The populations of Native Americans of North America have always had a tradition in the use of the tattoo, even if the styles were very different. In fact, Native Americans were formed by hundreds of independent tribes with different languages and customs.
All tattoos had a very important significance for whom had it. It was a metaphor of some important events of own life, or a sign of belonging to own tribe.
The used method to do the tattoo was common among the various tribes. The future of the tattooed skin was cut from various types of sharp objects such as sharp rocks or shells. It was then rubbed a dye extracted from berries or other natural sources, on wounds, and then let the wound heal. A similar method was used by Maori tribes in Polynesia.
Typical tattoos are patterns of wolves, eagles and bears combined with feathers, characteristic of Native American culture. There is also representations of spirit guides, depictions of great Indian leaders of the past.
Among women is widely used the dreamcatcher tattoo, an amulet, according to the culture of Native Americans, is used to ward off bad dreams. It was given to every new baby, that had to keep it for its life, and it could decorate it as best it wanted.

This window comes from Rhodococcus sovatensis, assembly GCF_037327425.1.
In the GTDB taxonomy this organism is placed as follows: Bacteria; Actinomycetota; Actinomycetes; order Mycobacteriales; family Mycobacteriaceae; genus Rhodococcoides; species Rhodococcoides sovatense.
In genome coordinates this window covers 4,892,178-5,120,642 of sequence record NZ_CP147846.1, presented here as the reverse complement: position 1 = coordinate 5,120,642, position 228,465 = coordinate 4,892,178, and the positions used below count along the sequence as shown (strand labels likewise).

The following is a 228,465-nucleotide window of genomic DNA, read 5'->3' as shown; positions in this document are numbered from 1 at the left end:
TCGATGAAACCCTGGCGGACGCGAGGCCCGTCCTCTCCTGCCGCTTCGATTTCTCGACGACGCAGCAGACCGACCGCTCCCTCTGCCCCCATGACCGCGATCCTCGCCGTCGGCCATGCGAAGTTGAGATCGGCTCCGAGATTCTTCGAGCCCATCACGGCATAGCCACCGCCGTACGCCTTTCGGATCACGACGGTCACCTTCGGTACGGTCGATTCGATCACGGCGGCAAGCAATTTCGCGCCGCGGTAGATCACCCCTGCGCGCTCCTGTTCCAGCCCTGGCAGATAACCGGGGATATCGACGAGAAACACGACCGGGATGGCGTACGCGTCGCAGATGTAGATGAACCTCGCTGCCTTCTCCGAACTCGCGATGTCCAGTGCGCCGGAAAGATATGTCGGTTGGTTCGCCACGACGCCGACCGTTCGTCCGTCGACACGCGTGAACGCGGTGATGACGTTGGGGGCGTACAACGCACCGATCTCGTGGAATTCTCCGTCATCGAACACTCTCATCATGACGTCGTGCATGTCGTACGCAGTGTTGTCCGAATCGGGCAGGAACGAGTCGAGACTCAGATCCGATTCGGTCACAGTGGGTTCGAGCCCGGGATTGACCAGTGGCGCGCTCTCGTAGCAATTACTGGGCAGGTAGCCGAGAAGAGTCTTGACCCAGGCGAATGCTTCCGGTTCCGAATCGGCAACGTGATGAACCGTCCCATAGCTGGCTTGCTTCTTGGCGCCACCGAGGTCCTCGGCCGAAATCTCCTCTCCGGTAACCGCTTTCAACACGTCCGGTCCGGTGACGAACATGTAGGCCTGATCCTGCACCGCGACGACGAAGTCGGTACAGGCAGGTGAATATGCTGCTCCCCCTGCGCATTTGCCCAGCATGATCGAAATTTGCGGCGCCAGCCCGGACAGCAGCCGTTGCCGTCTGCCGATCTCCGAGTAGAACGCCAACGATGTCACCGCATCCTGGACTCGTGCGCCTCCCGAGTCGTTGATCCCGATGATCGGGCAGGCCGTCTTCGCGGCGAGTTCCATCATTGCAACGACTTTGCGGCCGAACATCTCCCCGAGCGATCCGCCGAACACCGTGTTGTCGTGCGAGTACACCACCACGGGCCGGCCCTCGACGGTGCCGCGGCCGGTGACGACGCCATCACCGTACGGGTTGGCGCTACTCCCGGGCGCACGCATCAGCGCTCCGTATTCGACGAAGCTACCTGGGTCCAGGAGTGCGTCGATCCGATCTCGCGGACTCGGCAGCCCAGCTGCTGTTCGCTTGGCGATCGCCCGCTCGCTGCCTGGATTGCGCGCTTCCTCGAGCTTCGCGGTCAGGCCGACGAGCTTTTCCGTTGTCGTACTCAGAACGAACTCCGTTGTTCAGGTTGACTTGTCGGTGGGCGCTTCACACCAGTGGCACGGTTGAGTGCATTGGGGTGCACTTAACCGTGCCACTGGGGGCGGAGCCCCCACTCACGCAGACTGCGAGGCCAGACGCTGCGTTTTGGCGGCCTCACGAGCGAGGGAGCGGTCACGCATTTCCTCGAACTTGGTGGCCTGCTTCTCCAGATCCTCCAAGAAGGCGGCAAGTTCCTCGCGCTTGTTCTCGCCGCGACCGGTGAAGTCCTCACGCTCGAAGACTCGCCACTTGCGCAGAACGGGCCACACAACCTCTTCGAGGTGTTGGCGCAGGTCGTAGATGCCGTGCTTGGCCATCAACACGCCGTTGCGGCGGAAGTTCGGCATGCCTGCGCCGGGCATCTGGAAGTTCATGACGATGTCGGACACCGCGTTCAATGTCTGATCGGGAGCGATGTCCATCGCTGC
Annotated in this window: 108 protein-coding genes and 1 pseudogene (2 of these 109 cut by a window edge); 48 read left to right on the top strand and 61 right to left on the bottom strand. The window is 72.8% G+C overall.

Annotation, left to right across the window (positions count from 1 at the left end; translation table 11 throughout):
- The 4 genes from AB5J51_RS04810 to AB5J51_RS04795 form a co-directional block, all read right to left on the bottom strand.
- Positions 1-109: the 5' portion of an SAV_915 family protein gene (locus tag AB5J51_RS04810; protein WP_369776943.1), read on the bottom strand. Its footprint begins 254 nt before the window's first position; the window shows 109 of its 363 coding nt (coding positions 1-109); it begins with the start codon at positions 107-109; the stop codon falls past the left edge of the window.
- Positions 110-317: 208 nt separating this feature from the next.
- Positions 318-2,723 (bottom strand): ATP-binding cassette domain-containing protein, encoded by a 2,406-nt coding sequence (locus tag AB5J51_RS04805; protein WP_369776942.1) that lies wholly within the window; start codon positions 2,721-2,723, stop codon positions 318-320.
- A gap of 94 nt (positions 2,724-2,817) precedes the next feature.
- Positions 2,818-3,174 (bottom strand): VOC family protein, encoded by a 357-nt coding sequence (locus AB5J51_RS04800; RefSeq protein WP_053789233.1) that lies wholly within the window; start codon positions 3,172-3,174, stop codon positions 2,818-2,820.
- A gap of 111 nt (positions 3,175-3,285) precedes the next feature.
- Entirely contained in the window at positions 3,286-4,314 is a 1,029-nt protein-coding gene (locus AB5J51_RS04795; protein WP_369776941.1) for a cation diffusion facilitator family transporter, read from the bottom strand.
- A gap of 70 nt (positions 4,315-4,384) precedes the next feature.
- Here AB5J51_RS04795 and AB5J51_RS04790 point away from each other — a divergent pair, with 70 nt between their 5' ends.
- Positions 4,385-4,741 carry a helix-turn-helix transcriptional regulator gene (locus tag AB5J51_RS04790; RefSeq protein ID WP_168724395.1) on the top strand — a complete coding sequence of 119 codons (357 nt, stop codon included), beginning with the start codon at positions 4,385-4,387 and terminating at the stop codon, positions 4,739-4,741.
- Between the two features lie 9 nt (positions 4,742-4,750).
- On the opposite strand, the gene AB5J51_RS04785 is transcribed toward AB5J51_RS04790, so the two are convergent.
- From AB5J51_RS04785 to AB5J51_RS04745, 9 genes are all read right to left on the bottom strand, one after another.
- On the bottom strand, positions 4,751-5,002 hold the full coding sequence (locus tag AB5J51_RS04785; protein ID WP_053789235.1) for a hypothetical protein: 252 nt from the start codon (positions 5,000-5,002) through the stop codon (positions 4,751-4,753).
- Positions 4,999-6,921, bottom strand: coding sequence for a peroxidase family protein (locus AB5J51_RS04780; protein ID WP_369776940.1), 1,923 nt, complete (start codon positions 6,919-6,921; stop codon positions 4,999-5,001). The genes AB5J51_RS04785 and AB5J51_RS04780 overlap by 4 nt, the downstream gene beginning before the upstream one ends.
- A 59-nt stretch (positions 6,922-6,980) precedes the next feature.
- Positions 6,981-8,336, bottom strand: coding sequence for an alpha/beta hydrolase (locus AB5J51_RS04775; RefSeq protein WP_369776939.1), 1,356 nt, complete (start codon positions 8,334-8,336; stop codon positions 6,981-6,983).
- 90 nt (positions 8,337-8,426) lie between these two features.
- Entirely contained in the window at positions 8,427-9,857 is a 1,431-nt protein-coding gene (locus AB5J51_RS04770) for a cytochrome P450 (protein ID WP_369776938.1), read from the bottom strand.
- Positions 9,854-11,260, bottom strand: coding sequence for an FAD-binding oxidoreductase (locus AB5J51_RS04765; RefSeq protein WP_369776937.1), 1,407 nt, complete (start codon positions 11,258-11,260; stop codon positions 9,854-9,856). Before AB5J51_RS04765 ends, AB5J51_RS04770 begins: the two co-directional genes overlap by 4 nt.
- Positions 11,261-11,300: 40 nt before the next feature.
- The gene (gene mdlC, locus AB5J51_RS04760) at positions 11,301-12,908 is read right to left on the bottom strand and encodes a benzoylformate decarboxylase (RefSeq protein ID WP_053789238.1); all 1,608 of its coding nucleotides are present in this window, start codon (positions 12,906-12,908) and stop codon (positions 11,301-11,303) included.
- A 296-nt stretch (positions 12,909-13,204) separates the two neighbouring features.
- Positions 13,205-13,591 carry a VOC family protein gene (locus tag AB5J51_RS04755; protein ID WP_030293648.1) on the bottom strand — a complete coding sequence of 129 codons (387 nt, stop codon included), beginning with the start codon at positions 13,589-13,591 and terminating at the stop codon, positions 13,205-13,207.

The dreamcatcher is made from a outer circle in flexible timber, that represents the cycle of life and of universe, and a net to catch the dreams. The dreams are captured by the beads, while the harmful ones are removed with a feather.
A tribe in which the use of tattoos was very popular was the Haida tribe, located on the West coast of North America. Their tattoos use very bright red and white colors, to evoke their terrible reputation as bloodthirsty warriors. Very depicted in the Haida tattoos are animals, each one with its own meaning. The bear, for example, represents the strength and power, but the birds are a symbol of peace and piety.